Emotions

The assumption that though profits from decay of the emotions, or even that it remains unaffected, is itself an expression of the process of stupefaction.

A person ruled by his negative emotions will not be able to think straight.

It is our duty to give meaning to the life of future generations by sharing our knowledge and experience; by teaching an appreciation of work well done and a respect for nature, the source of all life; by encouraging the young to venture off the beaten path and avoid complacency by challenging their emotions.

Character is made up, first of passive, afterward of active emotions.

If your everyday practice is to open to all your emotions, to all the people you meet, to all the situations you encounter, without closing down, trusting that you can do that - then that will take you as far as you can go. And then you’ll understand all the teachings that anyone has ever taught.

Until a man has expressed his emotion, he does not yet know what emotion it is. The act of expressing it is therefore an exploration of his own emotions. He is trying to find out what these emotions are.

Life was not given for indolent contemplation and study of self, nor for brooding over emotions of piety: actions and actions only determine the worth.

Gratitude is one of the least articulate of the emotions, especially when it is deep.

Our best hope for the future is that the intellect - the scientific spirit, reason - should in time establish a dictatorship over the human mind. The very nature of reason is a guarantee that it would not fail to concede to human emotions, and to all that is determined by them, the position to which they are entitled. But the common pressure exercised by such a domination of reason would prove to be the strongest unifying force among men, and would prepare the way for further unifications. Whatever, like the ban laid upon thought by religion, opposes such a development is a danger for the future of mankind.

Shame and guilt are noble emotions essential in the maintenance of civilized society, and vital for the development of some of the most refined and elegant qualities of human potential - generosity, service, self-sacrificed, unselfishness and duty.

The direct relation of music is not to ideas, but to emotions - in the works of its greatest masters, it is more marvelous, more mysterious than poetry.

The place where forgiveness begins is a troubled, anxious heart. You will never be able to forgive anybody until you yourself are deeply disturbed. To be able to forgive we must come down from the citadel of pride, from the stronghold of hate and anger, from the high place where all emotions that issue from one's sense of being wronged shout only for vengeance and retaliation.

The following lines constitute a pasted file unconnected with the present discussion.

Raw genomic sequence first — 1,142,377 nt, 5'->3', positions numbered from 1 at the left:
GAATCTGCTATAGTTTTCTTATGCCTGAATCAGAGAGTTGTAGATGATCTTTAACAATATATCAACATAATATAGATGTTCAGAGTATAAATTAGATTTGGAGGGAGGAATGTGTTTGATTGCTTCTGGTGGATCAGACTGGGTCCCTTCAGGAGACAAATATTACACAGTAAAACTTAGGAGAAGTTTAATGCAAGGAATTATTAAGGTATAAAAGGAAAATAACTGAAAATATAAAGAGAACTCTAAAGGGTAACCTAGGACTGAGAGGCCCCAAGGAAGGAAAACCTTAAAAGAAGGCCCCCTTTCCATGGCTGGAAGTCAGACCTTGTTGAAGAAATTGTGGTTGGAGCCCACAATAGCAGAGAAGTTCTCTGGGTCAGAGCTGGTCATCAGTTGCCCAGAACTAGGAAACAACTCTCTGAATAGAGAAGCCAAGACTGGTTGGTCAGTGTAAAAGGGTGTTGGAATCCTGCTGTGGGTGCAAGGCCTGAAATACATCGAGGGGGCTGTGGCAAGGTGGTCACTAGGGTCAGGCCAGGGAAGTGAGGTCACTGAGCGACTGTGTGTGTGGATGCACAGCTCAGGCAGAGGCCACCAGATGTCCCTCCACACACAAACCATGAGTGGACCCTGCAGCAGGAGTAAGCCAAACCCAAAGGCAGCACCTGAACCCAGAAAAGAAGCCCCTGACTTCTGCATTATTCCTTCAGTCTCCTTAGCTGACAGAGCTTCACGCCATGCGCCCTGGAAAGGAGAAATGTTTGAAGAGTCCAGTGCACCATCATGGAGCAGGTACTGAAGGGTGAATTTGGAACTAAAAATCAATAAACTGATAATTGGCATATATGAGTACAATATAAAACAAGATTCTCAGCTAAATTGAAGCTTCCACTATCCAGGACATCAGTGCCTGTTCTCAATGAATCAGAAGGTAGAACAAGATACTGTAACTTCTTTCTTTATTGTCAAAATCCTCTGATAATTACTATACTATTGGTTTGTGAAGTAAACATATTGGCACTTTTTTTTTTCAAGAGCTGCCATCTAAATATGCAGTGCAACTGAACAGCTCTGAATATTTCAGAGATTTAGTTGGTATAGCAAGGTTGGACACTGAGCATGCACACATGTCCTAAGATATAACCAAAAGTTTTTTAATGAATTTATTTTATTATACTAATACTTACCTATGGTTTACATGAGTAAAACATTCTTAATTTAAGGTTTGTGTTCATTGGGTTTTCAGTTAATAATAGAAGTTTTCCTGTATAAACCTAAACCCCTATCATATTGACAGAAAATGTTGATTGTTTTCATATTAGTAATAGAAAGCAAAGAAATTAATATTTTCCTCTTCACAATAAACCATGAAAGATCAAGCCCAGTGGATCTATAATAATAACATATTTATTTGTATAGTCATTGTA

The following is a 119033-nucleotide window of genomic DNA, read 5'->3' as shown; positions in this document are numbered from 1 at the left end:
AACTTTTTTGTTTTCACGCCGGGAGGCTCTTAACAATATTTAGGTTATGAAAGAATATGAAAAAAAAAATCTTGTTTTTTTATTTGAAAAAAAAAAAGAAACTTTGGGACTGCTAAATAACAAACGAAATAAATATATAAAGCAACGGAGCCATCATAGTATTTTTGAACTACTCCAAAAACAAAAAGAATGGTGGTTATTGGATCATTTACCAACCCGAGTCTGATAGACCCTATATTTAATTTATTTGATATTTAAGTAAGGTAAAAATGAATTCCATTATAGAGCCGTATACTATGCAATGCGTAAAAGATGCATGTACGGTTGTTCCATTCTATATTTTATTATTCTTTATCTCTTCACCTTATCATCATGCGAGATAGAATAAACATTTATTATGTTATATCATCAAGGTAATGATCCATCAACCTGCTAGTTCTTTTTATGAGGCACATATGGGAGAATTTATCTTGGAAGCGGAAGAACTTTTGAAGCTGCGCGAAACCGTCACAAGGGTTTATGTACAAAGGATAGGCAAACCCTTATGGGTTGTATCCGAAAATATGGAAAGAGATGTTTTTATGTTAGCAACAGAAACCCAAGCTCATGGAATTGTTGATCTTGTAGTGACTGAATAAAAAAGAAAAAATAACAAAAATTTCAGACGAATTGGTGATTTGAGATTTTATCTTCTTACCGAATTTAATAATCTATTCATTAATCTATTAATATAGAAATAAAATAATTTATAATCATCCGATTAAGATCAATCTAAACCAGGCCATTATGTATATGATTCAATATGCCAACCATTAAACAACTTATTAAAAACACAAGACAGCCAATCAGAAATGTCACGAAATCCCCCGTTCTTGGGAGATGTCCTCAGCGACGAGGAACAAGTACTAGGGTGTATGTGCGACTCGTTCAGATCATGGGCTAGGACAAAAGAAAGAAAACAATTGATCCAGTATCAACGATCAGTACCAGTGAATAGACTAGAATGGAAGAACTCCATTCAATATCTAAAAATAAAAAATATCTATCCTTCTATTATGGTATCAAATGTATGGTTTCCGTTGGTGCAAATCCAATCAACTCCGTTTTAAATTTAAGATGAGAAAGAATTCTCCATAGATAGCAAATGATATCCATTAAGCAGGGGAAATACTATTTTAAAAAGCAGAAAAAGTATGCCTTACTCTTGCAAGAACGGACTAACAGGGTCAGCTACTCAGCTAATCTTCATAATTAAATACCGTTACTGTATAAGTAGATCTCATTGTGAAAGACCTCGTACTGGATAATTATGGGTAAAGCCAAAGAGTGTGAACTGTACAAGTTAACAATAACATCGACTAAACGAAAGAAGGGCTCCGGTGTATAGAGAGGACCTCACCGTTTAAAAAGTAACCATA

Mortifications have their reward in a state of consciousness that corresponds, on a lower level, to spiritual beatitude. The artist - and the philosopher and the man of science are also artists - knows the bliss of aesthetic contemplation, discovery and non-attached possession. The goods of the intellect, the emotions and the imagination are real goods; but they are not the final good, and when we treat them as ends in themselves, we fall into idolatry. Mortification of will, desire and action is not enough; there must also be mortification in the fields of knowing, thinking feeling and fancying.

Most people tend to perform the actions that require least effort, to think the thoughts that are easiest, to feel the emotions that are most vulgarly commonplace, to give the rein to desires that are most nearly animal.

I have often seen individuals who simply outgrow a problem which had destroyed others. This ‘outgrowing’, revealed itself on further experience to be the raising of the level of consciousness. Some higher or wider interest arose on the person’s horizon, and through the widening of his view, the insoluble problem, lost its urgency. It was not solved logically in its own terms, but faded out in contrast to a new and strong life-tendency. It was not repressed and made unconscious, but merely appeared in a different light, and so became different itself. What, on a lower level, had led the wildest conflicts and emotions full of panic, viewed from the higher level of the personality, now seemed like a storm in the valley seen from a high mountain top. This does not mean that the thunderstorm is robbed of its reality; it means that instead of being in it, one is now above it.

Anything unforgiven is held in the body, the emotions, the mind, and even the soul. Unreleased, it crystallizes, forming obstructions in the very pathways along which energy must flow. Given enough time to harden, it will result in sickness.

We are constantly repeating messages in our minds. If they are negative: “I’m a failure,” “The world is an awful place,” “Nothing ever goes right,” we make our lives miserable. We have the ability to consciously make an effort to repeat to our selves positive messages: “I have the ability to keep improving,” “The world contains many wonderful opportunities,” “Everything that happens to me can be used for growth”... Little by little they will have a positive effect on your personality and emotions.

Existence was given us for action. Our worth is determined by the good deeds we do, rather than by the fine emotions we feel.

Your destination seems to be grounded completely within the framework of your innermost constant motivations, emotions and desires.

Life is sufficiently miraculous already - only we do not notice it. If we catch a glimpse of its mystery, we border momentarily on new emotions and thoughts, but this comes from within, as a momentary, individual awakening of the spirit. Eckhart says that we are at fault as long as we see God in what is outside us... All the liberating inner truth and vision that we need, apart from outer truth and facts about things is... ‘native within us.’